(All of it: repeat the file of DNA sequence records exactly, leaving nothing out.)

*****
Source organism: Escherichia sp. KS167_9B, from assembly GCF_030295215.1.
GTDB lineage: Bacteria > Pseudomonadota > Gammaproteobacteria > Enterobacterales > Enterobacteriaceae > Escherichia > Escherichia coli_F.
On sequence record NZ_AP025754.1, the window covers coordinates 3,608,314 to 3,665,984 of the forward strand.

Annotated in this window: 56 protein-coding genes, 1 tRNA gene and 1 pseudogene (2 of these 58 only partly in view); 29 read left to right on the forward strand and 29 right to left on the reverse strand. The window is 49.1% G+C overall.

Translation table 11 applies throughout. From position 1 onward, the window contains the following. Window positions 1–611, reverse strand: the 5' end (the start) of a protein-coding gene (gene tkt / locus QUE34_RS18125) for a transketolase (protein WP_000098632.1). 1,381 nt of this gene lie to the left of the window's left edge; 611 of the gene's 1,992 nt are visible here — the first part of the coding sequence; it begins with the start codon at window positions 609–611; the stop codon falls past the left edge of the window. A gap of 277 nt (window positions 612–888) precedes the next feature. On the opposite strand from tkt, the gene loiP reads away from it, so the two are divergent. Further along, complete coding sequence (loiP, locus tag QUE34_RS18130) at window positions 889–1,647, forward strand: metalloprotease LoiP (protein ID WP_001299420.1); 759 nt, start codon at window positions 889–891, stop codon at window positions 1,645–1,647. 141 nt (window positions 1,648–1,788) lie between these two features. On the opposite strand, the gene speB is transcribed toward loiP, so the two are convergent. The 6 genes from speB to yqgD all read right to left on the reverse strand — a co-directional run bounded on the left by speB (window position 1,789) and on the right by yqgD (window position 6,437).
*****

Source organism: Escherichia sp. KS167_9B, from assembly GCF_030295215.1.
GTDB lineage: Bacteria > Pseudomonadota > Gammaproteobacteria > Enterobacterales > Enterobacteriaceae > Escherichia > Escherichia coli_F.
On sequence record NZ_AP025754.1, the window covers coordinates 3,608,314 to 3,665,984 of the forward strand.

Annotated in this window: 56 protein-coding genes, 1 tRNA gene and 1 pseudogene (2 of these 58 only partly in view); 29 read left to right on the forward strand and 29 right to left on the reverse strand. The window is 49.1% G+C overall.

Translation table 11 applies throughout. From position 1 onward, the window contains the following. Window positions 1–611, reverse strand: the 5' end (the start) of a protein-coding gene (gene tkt / locus QUE34_RS18125) for a transketolase (protein WP_000098632.1). 1,381 nt of this gene lie to the left of the window's left edge; 611 of the gene's 1,992 nt are visible here — the first part of the coding sequence; it begins with the start codon at window positions 609–611; the stop codon falls past the left edge of the window. A gap of 277 nt (window positions 612–888) precedes the next feature. On the opposite strand from tkt, the gene loiP reads away from it, so the two are divergent. Further along, complete coding sequence (loiP, locus tag QUE34_RS18130) at window positions 889–1,647, forward strand: metalloprotease LoiP (protein ID WP_001299420.1); 759 nt, start codon at window positions 889–891, stop codon at window positions 1,645–1,647. 141 nt (window positions 1,648–1,788) lie between these two features. On the opposite strand, the gene speB is transcribed toward loiP, so the two are convergent. The 6 genes from speB to yqgD all read right to left on the reverse strand — a co-directional run bounded on the left by speB (window position 1,789) and on the right by yqgD (window position 6,437).